This concludes the Saturday session for the participants, and begins the “hot wash” for the instructors, where the events of the day are assessed and any additional planning is made for day two to ensure maximum proficiency for each student.

There is always a dinner/drinks event on Saturday with class members who choose to attend meeting at a nearby restaurant and bar, and socializing/discussing the events of the day. These are always a blast at every seminar event that we put on.

On Sunday we start off with more mat time, making available all of the tools that were used for practice at the end of the day on Saturday. Participants are once again faced with “attackers” armed with weapons, and forced to solve problems in real time.

After a brief presentation on some of the idiosyncratic principles unique to the different weapons, we then send them back out to now use the weapons offensively against their partners. At this point the attendees are very comfortable fighting with empty hands, against an armed attacker, and equally confident and adept at seamlessly integrating any weapon placed into their own hands without any hint of focus or dependency on the tool.

Before lunch we cover the principles associated with facing firearms, and then, you guessed it, hit the mats to apply the information.

Upon return from lunch we address the principles associated with facing more than one attacker, and then force students to problem solve using their skill sets against two and three other people at the same time. This isn’t the movies, so nobody hangs back and waits their turn to attack, we make this look just like it will in real life, a bum rush of flailing arms and legs.

Students are then given a break and there is time for a detailed question and answer segment. Unique scenarios, concerns, and  considerations are the norm in terms of questions at this stage, and I make sure that everyone is satisfied with their answers, demonstrating or creating an interactive drill to address the question.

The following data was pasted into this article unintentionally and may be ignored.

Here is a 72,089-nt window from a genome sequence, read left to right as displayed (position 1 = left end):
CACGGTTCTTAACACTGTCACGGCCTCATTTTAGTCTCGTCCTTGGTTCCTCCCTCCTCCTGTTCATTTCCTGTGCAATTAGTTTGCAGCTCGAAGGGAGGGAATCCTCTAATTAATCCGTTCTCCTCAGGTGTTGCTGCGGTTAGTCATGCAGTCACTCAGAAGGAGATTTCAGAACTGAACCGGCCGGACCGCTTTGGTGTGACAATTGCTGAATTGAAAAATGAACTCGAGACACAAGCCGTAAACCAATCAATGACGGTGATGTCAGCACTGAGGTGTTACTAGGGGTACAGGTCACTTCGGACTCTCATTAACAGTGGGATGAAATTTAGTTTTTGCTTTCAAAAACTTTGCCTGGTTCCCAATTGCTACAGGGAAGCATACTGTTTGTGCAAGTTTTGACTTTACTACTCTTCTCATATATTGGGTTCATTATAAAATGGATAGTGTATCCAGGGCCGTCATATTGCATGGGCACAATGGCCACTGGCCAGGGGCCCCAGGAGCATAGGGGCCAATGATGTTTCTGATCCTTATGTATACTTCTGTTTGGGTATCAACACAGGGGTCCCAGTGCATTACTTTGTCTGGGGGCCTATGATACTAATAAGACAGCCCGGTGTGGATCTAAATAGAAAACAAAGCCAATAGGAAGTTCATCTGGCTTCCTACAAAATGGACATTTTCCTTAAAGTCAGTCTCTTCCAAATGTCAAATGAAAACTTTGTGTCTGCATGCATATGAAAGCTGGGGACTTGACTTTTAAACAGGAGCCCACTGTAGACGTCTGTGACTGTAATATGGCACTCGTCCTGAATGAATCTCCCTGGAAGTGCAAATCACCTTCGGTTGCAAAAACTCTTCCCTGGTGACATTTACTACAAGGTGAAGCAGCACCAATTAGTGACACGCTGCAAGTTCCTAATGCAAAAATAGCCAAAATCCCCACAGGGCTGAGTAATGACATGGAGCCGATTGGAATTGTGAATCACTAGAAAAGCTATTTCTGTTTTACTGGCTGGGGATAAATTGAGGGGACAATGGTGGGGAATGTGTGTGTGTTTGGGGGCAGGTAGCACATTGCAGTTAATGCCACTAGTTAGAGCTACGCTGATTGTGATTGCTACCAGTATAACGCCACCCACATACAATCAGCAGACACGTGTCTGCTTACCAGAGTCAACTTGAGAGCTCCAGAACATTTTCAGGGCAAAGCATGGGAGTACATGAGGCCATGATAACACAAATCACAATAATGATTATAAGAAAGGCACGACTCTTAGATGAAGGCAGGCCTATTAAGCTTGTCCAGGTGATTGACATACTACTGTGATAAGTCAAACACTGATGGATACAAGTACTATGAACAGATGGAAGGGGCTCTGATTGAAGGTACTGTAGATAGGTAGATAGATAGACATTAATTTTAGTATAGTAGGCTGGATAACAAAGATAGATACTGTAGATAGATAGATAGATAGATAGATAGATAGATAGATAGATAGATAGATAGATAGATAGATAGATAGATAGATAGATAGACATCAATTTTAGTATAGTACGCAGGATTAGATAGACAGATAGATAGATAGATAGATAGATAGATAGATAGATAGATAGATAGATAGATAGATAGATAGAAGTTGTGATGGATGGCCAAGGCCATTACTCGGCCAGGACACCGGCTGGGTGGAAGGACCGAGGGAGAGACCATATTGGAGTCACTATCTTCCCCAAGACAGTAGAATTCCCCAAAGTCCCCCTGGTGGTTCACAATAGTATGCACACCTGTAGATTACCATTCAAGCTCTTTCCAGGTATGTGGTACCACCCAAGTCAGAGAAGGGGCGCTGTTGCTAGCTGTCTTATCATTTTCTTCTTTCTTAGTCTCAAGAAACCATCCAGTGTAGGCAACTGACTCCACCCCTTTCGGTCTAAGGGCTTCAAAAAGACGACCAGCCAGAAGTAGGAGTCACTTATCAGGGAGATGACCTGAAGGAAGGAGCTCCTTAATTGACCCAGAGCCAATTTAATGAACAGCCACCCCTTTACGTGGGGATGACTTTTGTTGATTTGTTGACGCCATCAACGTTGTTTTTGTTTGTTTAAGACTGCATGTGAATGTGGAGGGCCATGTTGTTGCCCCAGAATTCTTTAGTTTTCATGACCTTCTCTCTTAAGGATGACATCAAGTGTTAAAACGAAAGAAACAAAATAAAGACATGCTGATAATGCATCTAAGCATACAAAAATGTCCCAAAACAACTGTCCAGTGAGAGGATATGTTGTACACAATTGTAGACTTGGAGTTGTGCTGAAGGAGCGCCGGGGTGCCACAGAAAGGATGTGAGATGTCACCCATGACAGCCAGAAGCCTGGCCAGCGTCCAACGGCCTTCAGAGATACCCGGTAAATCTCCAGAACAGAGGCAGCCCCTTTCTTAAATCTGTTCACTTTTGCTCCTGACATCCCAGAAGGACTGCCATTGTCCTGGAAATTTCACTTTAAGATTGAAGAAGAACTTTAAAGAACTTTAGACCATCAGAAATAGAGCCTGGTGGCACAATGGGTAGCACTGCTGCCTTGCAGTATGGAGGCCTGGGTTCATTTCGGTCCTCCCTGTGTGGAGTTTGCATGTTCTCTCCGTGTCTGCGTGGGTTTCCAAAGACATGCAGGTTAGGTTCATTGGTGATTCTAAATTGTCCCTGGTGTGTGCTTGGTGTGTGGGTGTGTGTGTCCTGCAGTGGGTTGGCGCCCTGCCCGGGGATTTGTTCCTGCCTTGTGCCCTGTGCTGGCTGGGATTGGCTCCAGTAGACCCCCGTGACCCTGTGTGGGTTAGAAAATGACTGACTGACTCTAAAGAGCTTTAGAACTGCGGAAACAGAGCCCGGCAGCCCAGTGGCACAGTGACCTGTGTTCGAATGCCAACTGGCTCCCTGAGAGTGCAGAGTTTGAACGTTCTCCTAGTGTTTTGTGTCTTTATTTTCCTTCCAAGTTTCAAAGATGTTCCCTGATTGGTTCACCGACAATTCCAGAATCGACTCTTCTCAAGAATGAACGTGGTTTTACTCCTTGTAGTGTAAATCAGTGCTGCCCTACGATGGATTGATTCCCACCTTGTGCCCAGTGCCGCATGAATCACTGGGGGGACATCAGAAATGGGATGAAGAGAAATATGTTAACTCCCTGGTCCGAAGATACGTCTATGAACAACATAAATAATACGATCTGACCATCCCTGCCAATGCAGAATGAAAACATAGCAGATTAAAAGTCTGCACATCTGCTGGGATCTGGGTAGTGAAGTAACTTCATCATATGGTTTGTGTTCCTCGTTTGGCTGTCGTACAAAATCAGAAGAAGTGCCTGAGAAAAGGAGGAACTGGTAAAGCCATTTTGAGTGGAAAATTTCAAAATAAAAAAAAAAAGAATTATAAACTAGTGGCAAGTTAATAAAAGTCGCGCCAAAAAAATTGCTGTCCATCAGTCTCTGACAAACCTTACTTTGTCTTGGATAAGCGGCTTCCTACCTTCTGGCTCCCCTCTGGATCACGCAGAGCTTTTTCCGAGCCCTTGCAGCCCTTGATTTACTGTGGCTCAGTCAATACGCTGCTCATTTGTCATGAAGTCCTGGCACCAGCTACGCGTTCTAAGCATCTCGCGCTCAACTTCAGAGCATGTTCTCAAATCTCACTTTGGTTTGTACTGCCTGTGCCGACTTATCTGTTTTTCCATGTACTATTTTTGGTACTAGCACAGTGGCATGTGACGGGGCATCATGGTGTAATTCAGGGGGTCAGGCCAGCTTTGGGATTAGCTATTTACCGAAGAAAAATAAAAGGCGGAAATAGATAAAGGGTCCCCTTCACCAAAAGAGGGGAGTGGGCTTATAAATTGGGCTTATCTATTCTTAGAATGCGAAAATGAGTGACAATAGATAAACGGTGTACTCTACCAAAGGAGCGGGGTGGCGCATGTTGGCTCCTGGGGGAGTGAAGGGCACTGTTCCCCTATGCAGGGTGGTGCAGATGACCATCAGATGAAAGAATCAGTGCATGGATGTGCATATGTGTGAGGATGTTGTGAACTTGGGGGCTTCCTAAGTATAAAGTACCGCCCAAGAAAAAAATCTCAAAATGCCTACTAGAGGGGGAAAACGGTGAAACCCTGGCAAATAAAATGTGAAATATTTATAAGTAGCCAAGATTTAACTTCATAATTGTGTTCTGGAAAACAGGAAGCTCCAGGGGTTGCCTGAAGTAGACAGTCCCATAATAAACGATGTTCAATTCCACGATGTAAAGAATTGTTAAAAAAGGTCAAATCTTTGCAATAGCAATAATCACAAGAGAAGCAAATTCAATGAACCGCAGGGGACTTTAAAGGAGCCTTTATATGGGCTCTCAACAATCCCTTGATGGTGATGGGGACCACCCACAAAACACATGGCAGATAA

After the Q and A it’s “test time”. All of the skills that they have learned and applied throughout the course of the weekend are put into play as they are forced to solve problems over and over in a variety of different scenarios that evolve as we go. Knives, guns, baseball bats, multiple attackers, third party rescue, it all comes into play here. This is the most exciting portion for me as I see people who were newcomers to the subject moving, causing injury, and seamlessly integrating weapons, both incapacitating attackers armed with them, and using them themselves with skillful precision. It truly is a sight to be seen. It is during this portion that each student is assessed and given a pass or fail grade for their demonstration of their new skill set.

Students are then once again given time to ask whatever questions they may have, and allowed as much additional time as they want for follow up instruction on any of the material presented.

At that time, those who received a passing grade are issued a certificate stating that they have successfully completed the grueling course, and have demonstrated proficiency in the application of the material presented.

From there we part ways, and say goodbye for the weekend. Those who fly out later the next day, or are otherwise staying the night often get together for dinner and drinks again on Sunday. I make it a point to be in attendance for all of the get togethers.

The weekend truly will be an experience of tremendous value that you do not want to miss. I hope to see you there.